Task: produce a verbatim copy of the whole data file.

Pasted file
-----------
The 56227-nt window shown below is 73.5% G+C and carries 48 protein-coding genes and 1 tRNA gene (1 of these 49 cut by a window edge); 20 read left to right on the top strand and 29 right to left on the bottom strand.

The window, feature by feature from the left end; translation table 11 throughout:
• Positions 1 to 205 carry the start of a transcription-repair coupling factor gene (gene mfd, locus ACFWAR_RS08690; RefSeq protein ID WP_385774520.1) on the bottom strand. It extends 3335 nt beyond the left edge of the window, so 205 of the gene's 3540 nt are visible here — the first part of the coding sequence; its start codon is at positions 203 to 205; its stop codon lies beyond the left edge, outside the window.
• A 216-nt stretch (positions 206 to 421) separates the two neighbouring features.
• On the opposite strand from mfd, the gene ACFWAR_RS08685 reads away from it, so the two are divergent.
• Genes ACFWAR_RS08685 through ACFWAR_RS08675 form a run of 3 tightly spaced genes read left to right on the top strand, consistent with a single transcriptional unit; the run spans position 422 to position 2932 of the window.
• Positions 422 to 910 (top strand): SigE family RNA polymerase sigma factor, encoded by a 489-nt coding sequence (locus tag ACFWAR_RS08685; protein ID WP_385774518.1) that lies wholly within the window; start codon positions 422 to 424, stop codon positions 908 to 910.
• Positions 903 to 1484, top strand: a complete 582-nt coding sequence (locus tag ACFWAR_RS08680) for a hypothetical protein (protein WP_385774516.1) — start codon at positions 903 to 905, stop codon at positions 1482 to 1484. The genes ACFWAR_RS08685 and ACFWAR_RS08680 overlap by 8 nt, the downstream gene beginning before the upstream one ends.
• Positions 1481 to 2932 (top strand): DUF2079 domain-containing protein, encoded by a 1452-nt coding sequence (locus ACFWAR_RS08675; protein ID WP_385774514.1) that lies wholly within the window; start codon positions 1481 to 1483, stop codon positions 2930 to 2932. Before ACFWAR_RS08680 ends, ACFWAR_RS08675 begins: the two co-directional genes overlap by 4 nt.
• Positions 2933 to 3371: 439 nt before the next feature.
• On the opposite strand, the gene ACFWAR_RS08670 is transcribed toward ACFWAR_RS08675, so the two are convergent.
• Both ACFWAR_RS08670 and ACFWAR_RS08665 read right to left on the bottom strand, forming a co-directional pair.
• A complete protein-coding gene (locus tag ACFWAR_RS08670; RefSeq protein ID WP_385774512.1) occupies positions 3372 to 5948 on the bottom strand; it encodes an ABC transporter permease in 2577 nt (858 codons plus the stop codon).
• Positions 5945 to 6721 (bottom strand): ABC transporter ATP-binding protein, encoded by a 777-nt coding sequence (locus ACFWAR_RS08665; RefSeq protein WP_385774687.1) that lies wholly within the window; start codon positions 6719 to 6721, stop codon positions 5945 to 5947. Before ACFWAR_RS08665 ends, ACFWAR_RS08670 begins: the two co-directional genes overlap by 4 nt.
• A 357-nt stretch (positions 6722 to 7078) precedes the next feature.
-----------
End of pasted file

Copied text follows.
The 56227-nt window shown below is 73.5% G+C and carries 48 protein-coding genes and 1 tRNA gene (1 of these 49 cut by a window edge); 20 read left to right on the top strand and 29 right to left on the bottom strand.

The window, feature by feature from the left end; translation table 11 throughout:
• Positions 1 to 205 carry the start of a transcription-repair coupling factor gene (gene mfd, locus ACFWAR_RS08690; RefSeq protein ID WP_385774520.1) on the bottom strand. It extends 3335 nt beyond the left edge of the window, so 205 of the gene's 3540 nt are visible here — the first part of the coding sequence; its start codon is at positions 203 to 205; its stop codon lies beyond the left edge, outside the window.
• A 216-nt stretch (positions 206 to 421) separates the two neighbouring features.
• On the opposite strand from mfd, the gene ACFWAR_RS08685 reads away from it, so the two are divergent.
• Genes ACFWAR_RS08685 through ACFWAR_RS08675 form a run of 3 tightly spaced genes read left to right on the top strand, consistent with a single transcriptional unit; the run spans position 422 to position 2932 of the window.
• Positions 422 to 910 (top strand): SigE family RNA polymerase sigma factor, encoded by a 489-nt coding sequence (locus tag ACFWAR_RS08685; protein ID WP_385774518.1) that lies wholly within the window; start codon positions 422 to 424, stop codon positions 908 to 910.
• Positions 903 to 1484, top strand: a complete 582-nt coding sequence (locus tag ACFWAR_RS08680) for a hypothetical protein (protein WP_385774516.1) — start codon at positions 903 to 905, stop codon at positions 1482 to 1484. The genes ACFWAR_RS08685 and ACFWAR_RS08680 overlap by 8 nt, the downstream gene beginning before the upstream one ends.
• Positions 1481 to 2932 (top strand): DUF2079 domain-containing protein, encoded by a 1452-nt coding sequence (locus ACFWAR_RS08675; protein ID WP_385774514.1) that lies wholly within the window; start codon positions 1481 to 1483, stop codon positions 2930 to 2932. Before ACFWAR_RS08680 ends, ACFWAR_RS08675 begins: the two co-directional genes overlap by 4 nt.
• Positions 2933 to 3371: 439 nt before the next feature.
• On the opposite strand, the gene ACFWAR_RS08670 is transcribed toward ACFWAR_RS08675, so the two are convergent.
• Both ACFWAR_RS08670 and ACFWAR_RS08665 read right to left on the bottom strand, forming a co-directional pair.
• A complete protein-coding gene (locus tag ACFWAR_RS08670; RefSeq protein ID WP_385774512.1) occupies positions 3372 to 5948 on the bottom strand; it encodes an ABC transporter permease in 2577 nt (858 codons plus the stop codon).
• Positions 5945 to 6721 (bottom strand): ABC transporter ATP-binding protein, encoded by a 777-nt coding sequence (locus ACFWAR_RS08665; RefSeq protein WP_385774687.1) that lies wholly within the window; start codon positions 6719 to 6721, stop codon positions 5945 to 5947. Before ACFWAR_RS08665 ends, ACFWAR_RS08670 begins: the two co-directional genes overlap by 4 nt.
• A 357-nt stretch (positions 6722 to 7078) precedes the next feature.